One of the demands raised by the Maidan movement, one of the most important problems which brought people to the streets, and one of the issues at the center of the new government’s plan of action is transparency of political rule and fighting corruption. This issue cannot be ignored even if it is a buzzword for neoliberals. Establishing effective and transparent formal institutions in place of informal processes favoring those few close to the power elite would constitute an important modernizing breakthrough for Ukraine. However, it is highly doubtful that these issues can be tackled without also seriously challenging inequality and poverty in Ukrainian society. So far we have only seen the opposite – the government has declared its full readiness to accept every austerity measure demanded by the IMF as a condition for its badly needed loans, and thus only aggravating economic inequality. Moreover, any move toward greater transparency in the operation of the higher circles of government would not be supported by the oligarchs who depend on all sorts of informal state benefits that maintain their competitive advantage in the context of Ukraine’s peripheral capitalism. In an open competition with European corporations in the free-trade zone, selective protection and access to state resources will be even more important. International competition is the strongest factor limiting the expansion of Ukrainian national capital, hence the importance of state protection, itself facing competing pressures from the European Union and Russia. Paradoxically Ukraine’s “anti-colonial” revolution seems to be increasing the economic dependency of the country.
In the context of international support violence proved to be effective in confronting Yanukovych’s high-intensity but inconsistent coercion. Nevertheless, it had also a number of detrimental consequences. Among them was the ascending career of the “Right Sector” coalition, including overt neo-Nazi groups, whose Maidan protests skyrocketed from the margins to the center and within three months became an influential factor in Ukrainian politics. However, these protests cannot be labelled a “fascist coup” – as depicted by the Russian media and some leftist analyses – since this would imply an armed, organized seizure of power from above, which does not capture the Ukrainian events. The Right Sector and the Maidan movement in general were hardly controlled by the political parties that came to power. The Right Sector has got arms (having seized guns from the police departments) and has gained some popular support as the heroes of a successful people’s rebellion.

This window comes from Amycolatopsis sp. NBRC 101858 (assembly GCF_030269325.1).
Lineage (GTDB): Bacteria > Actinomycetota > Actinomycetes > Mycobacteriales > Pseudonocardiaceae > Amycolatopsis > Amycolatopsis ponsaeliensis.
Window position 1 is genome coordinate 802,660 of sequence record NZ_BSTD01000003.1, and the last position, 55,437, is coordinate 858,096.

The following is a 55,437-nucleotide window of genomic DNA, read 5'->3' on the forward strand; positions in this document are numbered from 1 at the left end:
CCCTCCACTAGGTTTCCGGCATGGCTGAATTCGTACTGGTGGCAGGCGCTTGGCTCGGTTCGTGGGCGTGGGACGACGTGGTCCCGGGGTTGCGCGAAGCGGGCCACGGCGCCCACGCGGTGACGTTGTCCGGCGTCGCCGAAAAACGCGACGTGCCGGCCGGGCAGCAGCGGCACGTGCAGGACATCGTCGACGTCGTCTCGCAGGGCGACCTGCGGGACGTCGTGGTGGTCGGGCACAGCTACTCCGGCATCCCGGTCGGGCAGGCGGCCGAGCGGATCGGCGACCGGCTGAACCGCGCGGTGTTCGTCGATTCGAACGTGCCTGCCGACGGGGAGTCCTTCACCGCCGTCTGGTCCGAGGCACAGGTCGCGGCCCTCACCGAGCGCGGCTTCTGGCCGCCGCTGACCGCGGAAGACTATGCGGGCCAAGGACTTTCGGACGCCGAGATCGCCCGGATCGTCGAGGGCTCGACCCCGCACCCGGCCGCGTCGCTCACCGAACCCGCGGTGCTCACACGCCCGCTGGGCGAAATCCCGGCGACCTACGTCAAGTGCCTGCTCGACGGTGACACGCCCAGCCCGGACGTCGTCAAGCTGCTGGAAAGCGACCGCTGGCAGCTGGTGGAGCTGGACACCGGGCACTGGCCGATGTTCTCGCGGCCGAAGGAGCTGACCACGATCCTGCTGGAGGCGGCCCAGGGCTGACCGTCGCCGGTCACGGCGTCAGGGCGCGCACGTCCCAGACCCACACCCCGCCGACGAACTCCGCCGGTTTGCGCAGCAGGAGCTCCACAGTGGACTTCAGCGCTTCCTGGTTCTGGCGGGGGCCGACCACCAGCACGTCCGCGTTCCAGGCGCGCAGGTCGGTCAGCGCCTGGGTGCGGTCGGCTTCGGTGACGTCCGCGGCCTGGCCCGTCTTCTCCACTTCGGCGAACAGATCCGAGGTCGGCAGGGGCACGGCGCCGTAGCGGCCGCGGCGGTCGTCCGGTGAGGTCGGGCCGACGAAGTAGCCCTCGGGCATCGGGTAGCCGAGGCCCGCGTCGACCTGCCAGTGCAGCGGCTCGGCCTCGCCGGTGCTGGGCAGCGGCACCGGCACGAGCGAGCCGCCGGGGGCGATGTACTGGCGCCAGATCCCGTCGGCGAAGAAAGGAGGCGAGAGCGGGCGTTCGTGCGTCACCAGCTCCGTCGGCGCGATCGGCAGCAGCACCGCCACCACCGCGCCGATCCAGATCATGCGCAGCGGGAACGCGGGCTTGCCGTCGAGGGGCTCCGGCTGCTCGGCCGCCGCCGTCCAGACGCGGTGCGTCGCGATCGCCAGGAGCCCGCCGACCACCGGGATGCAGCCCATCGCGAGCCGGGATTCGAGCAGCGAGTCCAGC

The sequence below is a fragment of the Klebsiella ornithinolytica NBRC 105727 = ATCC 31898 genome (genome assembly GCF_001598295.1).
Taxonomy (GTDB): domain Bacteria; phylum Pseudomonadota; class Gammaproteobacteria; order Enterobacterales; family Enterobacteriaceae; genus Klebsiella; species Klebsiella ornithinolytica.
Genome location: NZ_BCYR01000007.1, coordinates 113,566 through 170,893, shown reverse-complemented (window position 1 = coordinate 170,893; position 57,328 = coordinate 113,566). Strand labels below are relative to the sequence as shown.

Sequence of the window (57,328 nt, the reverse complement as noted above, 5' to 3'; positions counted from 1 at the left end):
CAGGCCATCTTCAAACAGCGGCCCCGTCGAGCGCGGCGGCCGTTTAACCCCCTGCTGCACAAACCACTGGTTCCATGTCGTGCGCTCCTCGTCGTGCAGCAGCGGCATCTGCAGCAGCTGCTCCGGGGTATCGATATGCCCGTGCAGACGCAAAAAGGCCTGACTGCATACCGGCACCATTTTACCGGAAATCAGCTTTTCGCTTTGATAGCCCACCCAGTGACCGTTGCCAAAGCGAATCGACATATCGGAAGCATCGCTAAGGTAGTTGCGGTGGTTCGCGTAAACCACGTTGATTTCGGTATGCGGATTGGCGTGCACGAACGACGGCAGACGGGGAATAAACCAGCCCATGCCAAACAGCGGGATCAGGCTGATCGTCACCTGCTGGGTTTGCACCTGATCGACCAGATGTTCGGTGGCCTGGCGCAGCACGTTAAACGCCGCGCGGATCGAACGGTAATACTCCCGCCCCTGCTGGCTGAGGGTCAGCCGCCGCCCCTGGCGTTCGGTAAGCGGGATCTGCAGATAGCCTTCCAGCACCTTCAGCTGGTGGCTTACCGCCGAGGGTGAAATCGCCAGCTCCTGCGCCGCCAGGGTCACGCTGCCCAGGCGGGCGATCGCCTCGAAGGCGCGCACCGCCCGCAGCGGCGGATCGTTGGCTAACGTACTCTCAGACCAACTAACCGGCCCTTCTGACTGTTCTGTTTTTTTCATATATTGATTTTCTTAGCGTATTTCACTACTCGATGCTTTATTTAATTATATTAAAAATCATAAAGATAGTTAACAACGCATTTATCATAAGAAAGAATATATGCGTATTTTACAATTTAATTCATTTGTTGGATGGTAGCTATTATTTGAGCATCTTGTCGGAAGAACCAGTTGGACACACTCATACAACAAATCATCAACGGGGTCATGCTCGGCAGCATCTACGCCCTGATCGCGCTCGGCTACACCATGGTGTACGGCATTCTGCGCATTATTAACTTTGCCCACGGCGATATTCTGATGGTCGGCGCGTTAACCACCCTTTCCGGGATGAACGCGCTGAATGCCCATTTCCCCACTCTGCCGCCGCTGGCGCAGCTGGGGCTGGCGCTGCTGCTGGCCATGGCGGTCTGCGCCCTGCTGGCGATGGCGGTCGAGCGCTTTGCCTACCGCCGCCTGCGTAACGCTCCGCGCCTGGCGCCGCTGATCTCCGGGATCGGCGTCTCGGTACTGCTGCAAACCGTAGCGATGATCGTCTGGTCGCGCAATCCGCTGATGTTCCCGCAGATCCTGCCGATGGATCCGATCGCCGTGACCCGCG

As in the case of the great revolutions of the past, foreign intervention is a major factor in curtailing even such weak liberation potential as was found in Euromaidan where rising nationalist feelings pushed aside civic control over the government and other social agendas. Thus, should social-economic unrest arise once again – this time against the new government’s austerity measures and its overt oligarchic rule – it will be led most probably by the populist far right, and not by the incomparably weaker new left. As such it will leave little room for the development of a broader all-national movement so necessary in a culturally divided country, and, more than likely, it will fuel the dynamics of state disintegration without leading toward social transformation.
Received March 9, 2014